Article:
JI XIAOXUE (China) said the difference of views in the Sixth Committee concerning the draft articles and the draft principles was now mainly on those texts’ final format, which should be unified. The drafts fully reflected the progressive development of relevant principles of international law, complemented the existing regime on national liability. They served as a useful reference for States in addressing issues of transboundary harm from hazardous activities. As a progressive development of existing international law, they should be considered as lex ferenda and be tested in future practice. If territory, actual jurisdiction or control were considered the only criteria in determining the country of origin, it might be unfair in practice to many developing countries that hosted numerous plants belonging to transnational corporations. The Committee’s current work should focus on collection and analysis of national practices. Formulation of an international convention could be contemplated when requisite conditions were in place.
HARTINI RAMLY (Malaysia) noted the progressive development of international laws that was being proposed in the draft articles and draft principles, as well as the latest comments and observations from various States. However, aligning with the cautionary view expressed by several delegations, she reiterated her position to retain the draft articles and principles in their current forms, pending further study of State practices. Turning to specific provisions, she said that further clarifications regarding scope and more precise definitions were required for some draft articles. With regard to draft article 9, she noted that without a compliance mechanism, it was unclear how States would comply with the mandatory requirement to enter into preventative consultations.
ALI GARSHASBI (Iran) noted that the draft articles and principles were the result of extensive research carried out on diverse issues pertaining to international liability, civil liability and relevant regional and international as well as domestic regimes on a comparative basis. They contained elements considered to be common to domestic civil liability regimes in place in many countries. The progressive nature of certain elements of the work, though, would require some time to effect adaption on the part of States, as well as be further incorporated into domestic legislations. Therefore, it did not seem that the time was ripe for the adoption of the draft texts as conventions. That being said, he underscored that some of the notions set forth in the drafts were already part of the international and national corpus of law concerning liability for hazardous activities.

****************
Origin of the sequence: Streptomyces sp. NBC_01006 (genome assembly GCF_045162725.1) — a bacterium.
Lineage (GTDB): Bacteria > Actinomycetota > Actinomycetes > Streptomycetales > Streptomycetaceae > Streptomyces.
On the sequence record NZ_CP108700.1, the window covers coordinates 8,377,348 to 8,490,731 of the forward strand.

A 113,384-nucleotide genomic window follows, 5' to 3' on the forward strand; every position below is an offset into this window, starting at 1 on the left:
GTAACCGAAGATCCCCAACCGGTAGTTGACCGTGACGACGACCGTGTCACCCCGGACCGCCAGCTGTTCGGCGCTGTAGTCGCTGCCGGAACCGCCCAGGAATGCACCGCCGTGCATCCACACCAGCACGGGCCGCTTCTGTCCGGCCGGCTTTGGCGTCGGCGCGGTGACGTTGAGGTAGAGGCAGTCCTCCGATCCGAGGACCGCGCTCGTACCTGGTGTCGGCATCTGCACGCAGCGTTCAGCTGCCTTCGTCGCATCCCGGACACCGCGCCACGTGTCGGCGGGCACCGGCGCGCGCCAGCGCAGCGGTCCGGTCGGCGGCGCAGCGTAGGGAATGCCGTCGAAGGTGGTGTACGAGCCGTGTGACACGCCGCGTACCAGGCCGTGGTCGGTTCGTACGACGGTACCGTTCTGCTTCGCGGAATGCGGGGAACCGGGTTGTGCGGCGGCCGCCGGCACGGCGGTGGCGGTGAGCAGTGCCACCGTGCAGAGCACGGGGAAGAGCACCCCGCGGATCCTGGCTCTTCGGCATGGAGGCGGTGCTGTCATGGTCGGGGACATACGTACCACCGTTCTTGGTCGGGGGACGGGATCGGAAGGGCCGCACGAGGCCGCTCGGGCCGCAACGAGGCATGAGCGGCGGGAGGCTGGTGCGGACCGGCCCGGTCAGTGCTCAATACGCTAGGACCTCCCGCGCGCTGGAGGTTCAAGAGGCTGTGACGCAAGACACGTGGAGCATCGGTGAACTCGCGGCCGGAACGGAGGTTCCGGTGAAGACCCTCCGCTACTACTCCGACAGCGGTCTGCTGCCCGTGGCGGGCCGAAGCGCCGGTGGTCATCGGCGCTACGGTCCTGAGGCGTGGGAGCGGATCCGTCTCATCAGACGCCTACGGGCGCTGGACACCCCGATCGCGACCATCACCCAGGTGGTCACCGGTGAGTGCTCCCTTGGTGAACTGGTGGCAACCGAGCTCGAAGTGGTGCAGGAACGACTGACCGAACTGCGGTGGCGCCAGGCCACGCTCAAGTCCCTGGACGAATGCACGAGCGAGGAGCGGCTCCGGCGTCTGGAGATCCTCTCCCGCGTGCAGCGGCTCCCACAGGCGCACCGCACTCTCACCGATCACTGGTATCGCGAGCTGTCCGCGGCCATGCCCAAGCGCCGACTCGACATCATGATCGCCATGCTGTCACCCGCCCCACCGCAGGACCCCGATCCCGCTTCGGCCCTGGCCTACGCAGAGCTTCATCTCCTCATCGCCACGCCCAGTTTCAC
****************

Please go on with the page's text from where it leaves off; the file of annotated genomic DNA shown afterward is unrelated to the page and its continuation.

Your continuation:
Statements on Law of Transboundary Aquifers
SOUMAYA BOURHIL (Tunisia), speaking for the Arab Group, noted the water shortages in her region and commended the important work done by the International Law Commission on the topic. Those efforts would contribute to reaching a legal framework aimed at managing transboundary aquifers. The Commission had developed a number of flexible articles that provided a good basis on which countries could proceed.
However, she continued, it was necessary to receive more scientific information on transboundary aquifers and their specificities. It was also important to take into consideration different State practices when negotiating agreements, including factors such as the weather forecast, the economic and social and considerations of the countries, and hydrological issues. Recalling previous comments on the issue by the League of Arab States, she stressed that the title should be common aquifers instead of transboundary aquifers.
MARTÍN GARCÍA MORITÁN (Argentina), also speaking for Brazil, Paraguay and Uruguay, said that the Commission’s draft articles were the first systematic formulation of international law at the global level applicable to transboundary aquifers. The articles defined a set of principles and basic rules for harmonizing the use of underground water reservoirs that were intersected by international boundaries. Furthermore, they indicated cooperation mechanisms for the responsible management of aquifers by neighbouring States in order to avoid disputes.
He emphasized that the draft began with the recognition that the States in whose territory the aquifers were located had sovereignty over the portion of water or aquifer system located within their territory. States that had transboundary aquifers also had the responsibility to develop effective mechanisms of cooperation for their equitable and reasonable management. Another key aspect concerned environmental obligations, such as the duty to prevent, reduce and control pollution of the aquifer.